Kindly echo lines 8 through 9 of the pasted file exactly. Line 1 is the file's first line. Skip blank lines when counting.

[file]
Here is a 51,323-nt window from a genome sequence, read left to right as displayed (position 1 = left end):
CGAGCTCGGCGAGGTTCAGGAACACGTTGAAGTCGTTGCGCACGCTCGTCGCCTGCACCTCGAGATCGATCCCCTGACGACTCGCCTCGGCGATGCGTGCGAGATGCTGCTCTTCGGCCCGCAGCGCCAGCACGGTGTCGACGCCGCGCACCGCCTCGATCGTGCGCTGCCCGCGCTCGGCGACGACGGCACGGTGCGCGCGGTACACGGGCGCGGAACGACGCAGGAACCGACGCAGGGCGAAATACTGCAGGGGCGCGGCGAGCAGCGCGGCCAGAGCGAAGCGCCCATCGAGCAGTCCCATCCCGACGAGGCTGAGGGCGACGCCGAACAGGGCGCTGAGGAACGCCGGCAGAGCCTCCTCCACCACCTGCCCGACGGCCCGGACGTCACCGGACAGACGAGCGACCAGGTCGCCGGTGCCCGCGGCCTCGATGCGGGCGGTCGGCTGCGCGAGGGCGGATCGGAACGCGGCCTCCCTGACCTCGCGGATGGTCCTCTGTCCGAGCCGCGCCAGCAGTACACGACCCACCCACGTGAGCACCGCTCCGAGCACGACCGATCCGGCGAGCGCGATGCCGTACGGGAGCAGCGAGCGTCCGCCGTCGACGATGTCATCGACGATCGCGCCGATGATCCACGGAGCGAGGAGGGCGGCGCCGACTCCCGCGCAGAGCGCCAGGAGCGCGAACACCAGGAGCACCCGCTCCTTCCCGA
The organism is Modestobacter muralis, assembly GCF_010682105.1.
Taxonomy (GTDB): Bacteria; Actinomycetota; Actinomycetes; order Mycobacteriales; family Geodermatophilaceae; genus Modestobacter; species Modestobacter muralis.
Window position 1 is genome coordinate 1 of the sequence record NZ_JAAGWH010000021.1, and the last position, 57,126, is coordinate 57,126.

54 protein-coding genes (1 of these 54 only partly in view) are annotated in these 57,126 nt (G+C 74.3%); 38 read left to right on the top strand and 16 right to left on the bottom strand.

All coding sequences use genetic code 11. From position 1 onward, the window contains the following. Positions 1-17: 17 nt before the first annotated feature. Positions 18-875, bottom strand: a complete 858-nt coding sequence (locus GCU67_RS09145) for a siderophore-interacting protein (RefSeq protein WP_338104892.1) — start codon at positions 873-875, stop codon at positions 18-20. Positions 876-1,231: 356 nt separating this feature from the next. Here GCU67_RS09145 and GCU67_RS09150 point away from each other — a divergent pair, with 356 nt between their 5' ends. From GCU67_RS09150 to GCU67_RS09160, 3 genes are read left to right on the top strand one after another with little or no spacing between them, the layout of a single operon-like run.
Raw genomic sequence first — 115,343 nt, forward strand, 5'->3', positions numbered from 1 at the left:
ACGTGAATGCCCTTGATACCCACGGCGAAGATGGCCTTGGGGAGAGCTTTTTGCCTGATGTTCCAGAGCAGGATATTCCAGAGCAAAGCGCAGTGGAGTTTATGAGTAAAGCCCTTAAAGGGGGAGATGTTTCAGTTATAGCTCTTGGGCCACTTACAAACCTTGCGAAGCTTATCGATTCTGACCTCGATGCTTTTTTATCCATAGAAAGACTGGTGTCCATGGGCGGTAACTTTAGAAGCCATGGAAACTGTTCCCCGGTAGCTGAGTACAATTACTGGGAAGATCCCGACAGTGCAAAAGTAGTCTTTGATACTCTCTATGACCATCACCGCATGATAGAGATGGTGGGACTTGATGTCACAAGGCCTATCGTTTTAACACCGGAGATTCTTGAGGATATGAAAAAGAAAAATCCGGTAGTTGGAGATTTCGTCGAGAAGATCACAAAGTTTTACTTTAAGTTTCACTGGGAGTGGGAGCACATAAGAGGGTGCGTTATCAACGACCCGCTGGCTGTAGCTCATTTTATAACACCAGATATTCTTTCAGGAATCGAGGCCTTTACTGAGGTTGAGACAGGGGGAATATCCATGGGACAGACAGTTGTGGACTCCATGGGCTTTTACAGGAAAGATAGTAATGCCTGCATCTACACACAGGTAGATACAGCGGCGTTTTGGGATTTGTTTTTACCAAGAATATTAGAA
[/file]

Raw genomic sequence first — 115,343 nt, forward strand, 5'->3', positions numbered from 1 at the left:
ACGTGAATGCCCTTGATACCCACGGCGAAGATGGCCTTGGGGAGAGCTTTTTGCCTGATGTTCCAGAGCAGGATATTCCAGAGCAAAGCGCAGTGGAGTTTATGAGTAAAGCCCTTAAAGGGGGAGATGTTTCAGTTATAGCTCTTGGGCCACTTACAAACCTTGCGAAGCTTATCGATTCTGACCTCGATGCTTTTTTATCCATAGAAAGACTGGTGTCCATGGGCGGTAACTTTAGAAGCCATGGAAACTGTTCCCCGGTAGCTGAGTACAATTACTGGGAAGATCCCGACAGTGCAAAAGTAGTCTTTGATACTCTCTATGACCATCACCGCATGATAGAGATGGTGGGACTTGATGTCACAAGGCCTATCGTTTTAACACCGGAGATTCTTGAGGATATGAAAAAGAAAAATCCGGTAGTTGGAGATTTCGTCGAGAAGATCACAAAGTTTTACTTTAAGTTTCACTGGGAGTGGGAGCACATAAGAGGGTGCGTTATCAACGACCCGCTGGCTGTAGCTCATTTTATAACACCAGATATTCTTTCAGGAATCGAGGCCTTTACTGAGGTTGAGACAGGGGGAATATCCATGGGACAGACAGTTGTGGACTCCATGGGCTTTTACAGGAAAGATAGTAATGCCTGCATCTACACACAGGTAGATACAGCGGCGTTTTGGGATTTGTTTTTACCAAGAATATTAGAA